• Keeps records of important publications and communications with officers, members and the AASC, passing these on to the succeeding president.
  • Helps the treasurer file the annual report with the AASC by July 31.
  • Attends the club leadership conference and mentors new and prospective volunteers.



The principal duty of the vice president is to act as program chair. She appoints volunteers to committees and maintains involvement with all committee work.


  • Acts for the president if the president is unable to fulfill her responsibilities.
  • Acts as program chair and organizes, plans and schedules events, including serving as the primary source for event information.
  • Submits a list of events for inclusion in the newsletter.
  • Oversees events budget.
  • Selects committees to help organize various events as needed.
  • Coordinates with alumnae admissions coordinator to plan events for prospective students.
  • Attends the club leadership conference in the absence of the president or president-elect.

The vice president makes the following appointments:

  • Program co-chair
  • Event chair
  • Event committee member


The treasurer is responsible for the fiscal management of the treasury, including the collection of dues and maintenance of all financial records.


  • Sets financial guidelines for management of funds and ensures that the guidelines are ratified by the officers.
  • Assists the vice president/program chair in developing a program budget for the year.
  • Sets the dues rate for the organization, in conjunction with other officers, and solicits dues on a regular schedule.
  • Pays all authorized bills and volunteer reimbursements efficiently and ensures that the club has a firm financial base to launch annual programs.
  • Submits an itemized financial statement to members at the annual meeting and maintains records of all financial reports.
  • Submits an annual financial report to the president and the AASC by July 31.
  • Maintains a list of members and donation amounts to the organization’s scholarship fund (if applicable) for those who want credit, and submits it with the annual donation to the college.
  • Follows rules regarding disclosure of the group’s financial status, in accordance with laws governing tax-exempt status.


The young alumnae chair works with alumnae who are more recent graduates. 


  • Designs programming that appeals to young alumnae and works to boost young alumnae membership.
  • Acts as a liaison between young alumnae and the executive board.


The AAC is appointed by the executive committee in consultation with the admission office. An AAC organizes contact with students, high schools and parents to acquaint them with Smith College and assist the Office of Admission with applicants. The AAC may work alone or supervise a committee of as many as 30 alumnae.


  • Contacts students whose names appear on inquiry and search cards.
  • Offers interviews to all applicants and encourages acceptances.
  • Conducts special recruiting programs for prospective applicants.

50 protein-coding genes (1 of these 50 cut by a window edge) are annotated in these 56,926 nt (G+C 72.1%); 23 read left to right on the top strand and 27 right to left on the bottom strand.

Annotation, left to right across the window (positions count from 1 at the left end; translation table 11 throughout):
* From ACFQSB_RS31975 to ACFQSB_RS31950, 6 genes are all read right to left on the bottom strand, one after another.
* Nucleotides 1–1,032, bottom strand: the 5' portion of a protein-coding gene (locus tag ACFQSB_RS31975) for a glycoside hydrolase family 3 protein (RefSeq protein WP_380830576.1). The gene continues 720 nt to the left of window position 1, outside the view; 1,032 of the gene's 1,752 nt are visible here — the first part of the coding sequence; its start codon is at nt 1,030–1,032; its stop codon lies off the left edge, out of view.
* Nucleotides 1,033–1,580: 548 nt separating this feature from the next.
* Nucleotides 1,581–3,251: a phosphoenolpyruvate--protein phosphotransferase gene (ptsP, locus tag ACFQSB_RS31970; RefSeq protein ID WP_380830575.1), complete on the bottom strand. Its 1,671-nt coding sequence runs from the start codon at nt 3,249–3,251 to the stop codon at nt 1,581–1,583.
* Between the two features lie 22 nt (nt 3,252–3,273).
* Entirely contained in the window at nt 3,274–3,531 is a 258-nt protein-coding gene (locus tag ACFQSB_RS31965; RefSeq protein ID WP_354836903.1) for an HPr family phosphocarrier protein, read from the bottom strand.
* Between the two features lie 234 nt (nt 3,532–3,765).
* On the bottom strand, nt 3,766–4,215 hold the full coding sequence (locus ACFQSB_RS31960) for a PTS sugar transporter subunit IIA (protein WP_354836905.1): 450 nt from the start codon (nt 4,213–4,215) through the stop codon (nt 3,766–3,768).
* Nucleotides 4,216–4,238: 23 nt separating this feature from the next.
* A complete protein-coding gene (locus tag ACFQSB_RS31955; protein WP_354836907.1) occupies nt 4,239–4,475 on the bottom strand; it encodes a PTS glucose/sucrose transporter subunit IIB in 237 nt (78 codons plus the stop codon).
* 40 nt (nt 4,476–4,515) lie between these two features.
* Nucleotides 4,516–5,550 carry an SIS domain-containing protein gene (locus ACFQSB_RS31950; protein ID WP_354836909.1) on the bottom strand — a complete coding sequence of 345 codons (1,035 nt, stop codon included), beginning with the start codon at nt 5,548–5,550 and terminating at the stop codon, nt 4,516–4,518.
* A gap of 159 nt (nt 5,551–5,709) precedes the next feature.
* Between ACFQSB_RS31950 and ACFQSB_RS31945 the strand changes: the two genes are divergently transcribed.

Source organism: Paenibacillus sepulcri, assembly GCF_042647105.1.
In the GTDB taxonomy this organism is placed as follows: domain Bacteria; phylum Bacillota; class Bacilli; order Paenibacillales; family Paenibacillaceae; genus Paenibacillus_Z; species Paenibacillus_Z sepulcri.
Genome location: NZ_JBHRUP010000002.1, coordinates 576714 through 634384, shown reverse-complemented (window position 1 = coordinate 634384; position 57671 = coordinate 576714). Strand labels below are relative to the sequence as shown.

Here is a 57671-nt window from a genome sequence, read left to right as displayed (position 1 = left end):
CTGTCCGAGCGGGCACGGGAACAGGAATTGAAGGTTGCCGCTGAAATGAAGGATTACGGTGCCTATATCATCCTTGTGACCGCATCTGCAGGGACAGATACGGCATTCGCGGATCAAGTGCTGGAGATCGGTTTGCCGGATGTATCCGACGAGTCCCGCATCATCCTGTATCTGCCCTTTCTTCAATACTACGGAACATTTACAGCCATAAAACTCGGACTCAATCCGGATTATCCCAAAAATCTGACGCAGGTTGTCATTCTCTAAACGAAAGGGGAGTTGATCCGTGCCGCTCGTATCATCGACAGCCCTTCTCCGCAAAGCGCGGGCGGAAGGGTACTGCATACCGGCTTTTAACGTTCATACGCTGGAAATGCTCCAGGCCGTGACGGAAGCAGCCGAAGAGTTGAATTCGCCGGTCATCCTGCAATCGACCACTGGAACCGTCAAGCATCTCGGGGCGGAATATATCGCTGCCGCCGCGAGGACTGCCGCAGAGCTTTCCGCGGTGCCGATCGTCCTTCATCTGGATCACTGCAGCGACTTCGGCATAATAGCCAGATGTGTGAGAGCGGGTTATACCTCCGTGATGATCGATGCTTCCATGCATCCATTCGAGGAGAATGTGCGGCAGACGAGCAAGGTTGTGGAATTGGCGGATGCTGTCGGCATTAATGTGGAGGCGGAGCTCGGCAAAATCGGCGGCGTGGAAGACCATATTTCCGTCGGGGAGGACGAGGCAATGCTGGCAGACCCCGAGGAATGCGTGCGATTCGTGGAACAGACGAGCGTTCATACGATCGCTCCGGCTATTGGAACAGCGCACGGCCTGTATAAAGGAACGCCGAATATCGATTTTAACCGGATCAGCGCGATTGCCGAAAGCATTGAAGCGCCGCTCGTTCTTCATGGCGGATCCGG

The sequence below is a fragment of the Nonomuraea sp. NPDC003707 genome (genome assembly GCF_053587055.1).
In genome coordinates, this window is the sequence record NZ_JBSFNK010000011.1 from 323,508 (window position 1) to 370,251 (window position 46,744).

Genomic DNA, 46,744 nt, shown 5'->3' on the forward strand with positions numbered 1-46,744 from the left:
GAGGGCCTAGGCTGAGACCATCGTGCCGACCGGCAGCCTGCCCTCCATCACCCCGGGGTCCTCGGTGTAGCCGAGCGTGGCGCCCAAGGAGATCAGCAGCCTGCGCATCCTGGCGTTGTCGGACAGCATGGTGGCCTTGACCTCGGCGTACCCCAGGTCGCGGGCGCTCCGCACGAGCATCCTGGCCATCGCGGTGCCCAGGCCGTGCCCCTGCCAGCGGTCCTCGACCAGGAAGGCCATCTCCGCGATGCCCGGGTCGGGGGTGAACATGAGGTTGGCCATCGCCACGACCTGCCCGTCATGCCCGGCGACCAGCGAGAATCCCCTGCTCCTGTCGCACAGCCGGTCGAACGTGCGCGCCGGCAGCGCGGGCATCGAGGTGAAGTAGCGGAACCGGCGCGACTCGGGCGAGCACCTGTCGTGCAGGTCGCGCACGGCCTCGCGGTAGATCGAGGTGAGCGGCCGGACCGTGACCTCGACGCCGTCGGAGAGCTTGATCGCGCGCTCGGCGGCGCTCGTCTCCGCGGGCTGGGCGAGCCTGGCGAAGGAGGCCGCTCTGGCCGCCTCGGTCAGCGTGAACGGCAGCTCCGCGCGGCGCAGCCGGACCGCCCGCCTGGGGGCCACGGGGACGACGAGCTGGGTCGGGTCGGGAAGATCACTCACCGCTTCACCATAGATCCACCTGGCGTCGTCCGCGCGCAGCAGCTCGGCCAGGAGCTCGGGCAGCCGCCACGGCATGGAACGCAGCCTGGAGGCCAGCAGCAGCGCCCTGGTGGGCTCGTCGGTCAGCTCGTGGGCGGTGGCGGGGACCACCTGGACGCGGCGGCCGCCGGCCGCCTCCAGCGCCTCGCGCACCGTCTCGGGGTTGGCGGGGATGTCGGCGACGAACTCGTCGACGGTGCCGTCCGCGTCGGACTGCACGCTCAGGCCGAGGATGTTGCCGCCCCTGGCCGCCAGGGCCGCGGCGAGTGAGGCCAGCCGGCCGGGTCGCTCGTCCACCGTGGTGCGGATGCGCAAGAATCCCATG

• Attends college fairs and high school programs.
  • Develops a rapport with secondary schools.
  • Assists an admissions traveler visiting her area.


The communications chair assists with all communication efforts for clubs and groups.


  • Works on the newsletter.
  • Maintains the website and social media presence.


The secretary is responsible for the administrative record keeping for the organization.


  • Keeps a permanent record of minutes of all organization and executive committee meetings.
  • Keeps a complete, up-to-date membership list (if no membership chair is elected).
  • Notifies members (or all area alumnae) of the year’s programs and meetings.
  • Reports all changes of address to the records department.
  • Forwards appropriate materials to the OAR and/or Nanci Young, college archivist, at the Smith College Archives, Northampton, MA 01063, 413-585-2970,


The nominating chair/committee presents a slate of officers to the organization. These officers will continue the business of the club for the next term. The committee should seek to broadly represent all club/affinity group constituencies and choose individuals who are able to meet the responsibilities of the given office. The current officer team should inform the nominating chair of the organization’s priorities for the upcoming term. Applicants’ confidentiality and clarity regarding their potential responsibilities are the committee’s primary concerns. Once appointed, the chair may select two or three members to serve on the nominating committee.


  • Calls for nominations.
  • Determines the slate. Depending on organization bylaws, a single or double slate election process is required.
  • Contacts nominees and sends position descriptions.
  • Submits the slate to the organization’s president and the assistant director for clubs at the OAR. The slate should be published in the final newsletter.
  • Ensures that the slate is voted on at the annual meeting or by mail-in ballot.

Tools for Volunteers

There are several ways in which class, club and other volunteers can share news and information. The Alumnae Association provides tools, tips and assistance with broadcast emails.



Contact Office of Alumnae Relations & Development

Alumnae House

33 Elm Street

Smith College

Northampton, MA 01060